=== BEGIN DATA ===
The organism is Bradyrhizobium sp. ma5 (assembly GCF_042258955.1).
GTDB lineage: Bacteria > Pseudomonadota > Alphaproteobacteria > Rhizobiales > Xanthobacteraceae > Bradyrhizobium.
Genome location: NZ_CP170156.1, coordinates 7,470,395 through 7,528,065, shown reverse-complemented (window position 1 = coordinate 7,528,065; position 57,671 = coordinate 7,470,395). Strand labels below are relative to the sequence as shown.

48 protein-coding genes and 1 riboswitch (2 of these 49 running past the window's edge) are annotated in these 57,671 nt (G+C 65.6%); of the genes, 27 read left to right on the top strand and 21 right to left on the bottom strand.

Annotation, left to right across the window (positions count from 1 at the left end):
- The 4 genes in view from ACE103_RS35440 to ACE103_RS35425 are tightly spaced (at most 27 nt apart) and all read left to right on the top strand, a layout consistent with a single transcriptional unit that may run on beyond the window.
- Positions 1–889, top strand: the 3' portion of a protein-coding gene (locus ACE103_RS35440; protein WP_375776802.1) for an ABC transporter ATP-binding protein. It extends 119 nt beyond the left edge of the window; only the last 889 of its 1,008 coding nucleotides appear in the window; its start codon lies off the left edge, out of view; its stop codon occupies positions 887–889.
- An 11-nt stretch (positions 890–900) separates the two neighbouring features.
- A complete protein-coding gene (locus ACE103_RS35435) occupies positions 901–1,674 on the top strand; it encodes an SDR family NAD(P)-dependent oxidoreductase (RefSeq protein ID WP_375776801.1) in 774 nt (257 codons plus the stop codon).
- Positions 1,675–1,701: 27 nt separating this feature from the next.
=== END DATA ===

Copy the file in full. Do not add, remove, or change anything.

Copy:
The organism is Bradyrhizobium sp. ma5 (assembly GCF_042258955.1).
GTDB lineage: Bacteria > Pseudomonadota > Alphaproteobacteria > Rhizobiales > Xanthobacteraceae > Bradyrhizobium.
Genome location: NZ_CP170156.1, coordinates 7,470,395 through 7,528,065, shown reverse-complemented (window position 1 = coordinate 7,528,065; position 57,671 = coordinate 7,470,395). Strand labels below are relative to the sequence as shown.

48 protein-coding genes and 1 riboswitch (2 of these 49 running past the window's edge) are annotated in these 57,671 nt (G+C 65.6%); of the genes, 27 read left to right on the top strand and 21 right to left on the bottom strand.

Annotation, left to right across the window (positions count from 1 at the left end):
- The 4 genes in view from ACE103_RS35440 to ACE103_RS35425 are tightly spaced (at most 27 nt apart) and all read left to right on the top strand, a layout consistent with a single transcriptional unit that may run on beyond the window.
- Positions 1–889, top strand: the 3' portion of a protein-coding gene (locus ACE103_RS35440; protein WP_375776802.1) for an ABC transporter ATP-binding protein. It extends 119 nt beyond the left edge of the window; only the last 889 of its 1,008 coding nucleotides appear in the window; its start codon lies off the left edge, out of view; its stop codon occupies positions 887–889.
- An 11-nt stretch (positions 890–900) separates the two neighbouring features.
- A complete protein-coding gene (locus ACE103_RS35435) occupies positions 901–1,674 on the top strand; it encodes an SDR family NAD(P)-dependent oxidoreductase (RefSeq protein ID WP_375776801.1) in 774 nt (257 codons plus the stop codon).
- Positions 1,675–1,701: 27 nt separating this feature from the next.